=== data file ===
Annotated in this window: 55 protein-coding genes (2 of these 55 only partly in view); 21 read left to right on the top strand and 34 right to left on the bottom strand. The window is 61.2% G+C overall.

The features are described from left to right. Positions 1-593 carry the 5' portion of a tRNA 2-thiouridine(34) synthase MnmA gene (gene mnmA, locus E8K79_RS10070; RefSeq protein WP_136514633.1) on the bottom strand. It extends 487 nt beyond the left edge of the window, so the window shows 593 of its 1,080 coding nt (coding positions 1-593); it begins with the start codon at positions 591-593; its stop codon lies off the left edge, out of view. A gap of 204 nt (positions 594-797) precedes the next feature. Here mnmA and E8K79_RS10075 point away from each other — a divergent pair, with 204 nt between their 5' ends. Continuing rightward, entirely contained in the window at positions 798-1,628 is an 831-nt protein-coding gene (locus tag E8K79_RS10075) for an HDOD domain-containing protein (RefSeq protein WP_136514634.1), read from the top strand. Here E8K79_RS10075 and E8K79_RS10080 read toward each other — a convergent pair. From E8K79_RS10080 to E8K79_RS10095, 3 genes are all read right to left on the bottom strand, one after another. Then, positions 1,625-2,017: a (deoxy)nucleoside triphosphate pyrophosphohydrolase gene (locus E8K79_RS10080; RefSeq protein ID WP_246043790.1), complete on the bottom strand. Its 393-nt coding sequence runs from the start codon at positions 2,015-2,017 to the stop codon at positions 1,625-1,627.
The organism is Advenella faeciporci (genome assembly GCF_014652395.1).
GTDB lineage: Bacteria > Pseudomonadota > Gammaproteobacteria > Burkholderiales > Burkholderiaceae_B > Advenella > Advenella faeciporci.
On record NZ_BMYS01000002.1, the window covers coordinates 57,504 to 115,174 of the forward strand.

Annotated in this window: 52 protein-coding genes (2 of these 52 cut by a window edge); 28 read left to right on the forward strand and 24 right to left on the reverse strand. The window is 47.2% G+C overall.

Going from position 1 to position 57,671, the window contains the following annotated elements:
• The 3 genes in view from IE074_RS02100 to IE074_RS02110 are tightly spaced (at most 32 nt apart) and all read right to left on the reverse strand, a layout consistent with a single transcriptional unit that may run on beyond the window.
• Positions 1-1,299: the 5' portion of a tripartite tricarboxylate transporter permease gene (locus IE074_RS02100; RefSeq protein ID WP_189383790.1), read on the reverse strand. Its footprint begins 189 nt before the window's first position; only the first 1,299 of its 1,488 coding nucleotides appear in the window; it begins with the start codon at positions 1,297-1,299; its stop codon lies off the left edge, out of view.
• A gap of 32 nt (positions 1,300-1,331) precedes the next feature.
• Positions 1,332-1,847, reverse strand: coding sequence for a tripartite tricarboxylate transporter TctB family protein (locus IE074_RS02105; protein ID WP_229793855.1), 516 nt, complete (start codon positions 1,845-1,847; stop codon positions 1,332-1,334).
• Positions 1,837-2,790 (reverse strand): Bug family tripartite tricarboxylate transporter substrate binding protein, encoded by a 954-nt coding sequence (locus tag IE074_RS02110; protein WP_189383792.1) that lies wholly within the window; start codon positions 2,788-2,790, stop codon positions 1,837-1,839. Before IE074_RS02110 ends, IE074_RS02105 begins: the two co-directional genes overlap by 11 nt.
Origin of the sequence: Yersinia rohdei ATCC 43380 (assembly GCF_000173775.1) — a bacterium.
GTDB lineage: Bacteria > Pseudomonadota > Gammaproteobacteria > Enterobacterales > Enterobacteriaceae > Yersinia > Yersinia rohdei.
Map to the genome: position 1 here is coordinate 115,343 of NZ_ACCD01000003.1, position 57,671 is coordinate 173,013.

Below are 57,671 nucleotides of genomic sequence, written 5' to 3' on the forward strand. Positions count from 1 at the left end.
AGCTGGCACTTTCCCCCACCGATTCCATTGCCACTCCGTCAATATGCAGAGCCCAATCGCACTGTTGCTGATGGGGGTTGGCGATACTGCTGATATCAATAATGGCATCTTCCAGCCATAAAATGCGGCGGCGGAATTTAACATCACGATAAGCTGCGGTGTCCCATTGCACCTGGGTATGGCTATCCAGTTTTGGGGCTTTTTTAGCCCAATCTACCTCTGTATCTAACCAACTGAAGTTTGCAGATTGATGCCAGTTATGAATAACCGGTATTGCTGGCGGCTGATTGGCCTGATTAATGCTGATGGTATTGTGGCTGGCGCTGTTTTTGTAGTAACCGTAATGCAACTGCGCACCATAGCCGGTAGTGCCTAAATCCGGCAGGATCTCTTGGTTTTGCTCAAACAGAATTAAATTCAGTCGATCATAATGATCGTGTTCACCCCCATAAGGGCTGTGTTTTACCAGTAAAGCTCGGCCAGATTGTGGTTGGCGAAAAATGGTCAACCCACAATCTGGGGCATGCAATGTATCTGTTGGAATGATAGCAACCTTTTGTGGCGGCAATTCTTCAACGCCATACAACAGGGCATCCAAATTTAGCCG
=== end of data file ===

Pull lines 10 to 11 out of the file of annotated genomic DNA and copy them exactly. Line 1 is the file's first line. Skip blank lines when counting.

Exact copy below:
• A gap of 32 nt (positions 1,300-1,331) precedes the next feature.
• Positions 1,332-1,847, reverse strand: coding sequence for a tripartite tricarboxylate transporter TctB family protein (locus IE074_RS02105; protein ID WP_229793855.1), 516 nt, complete (start codon positions 1,845-1,847; stop codon positions 1,332-1,334).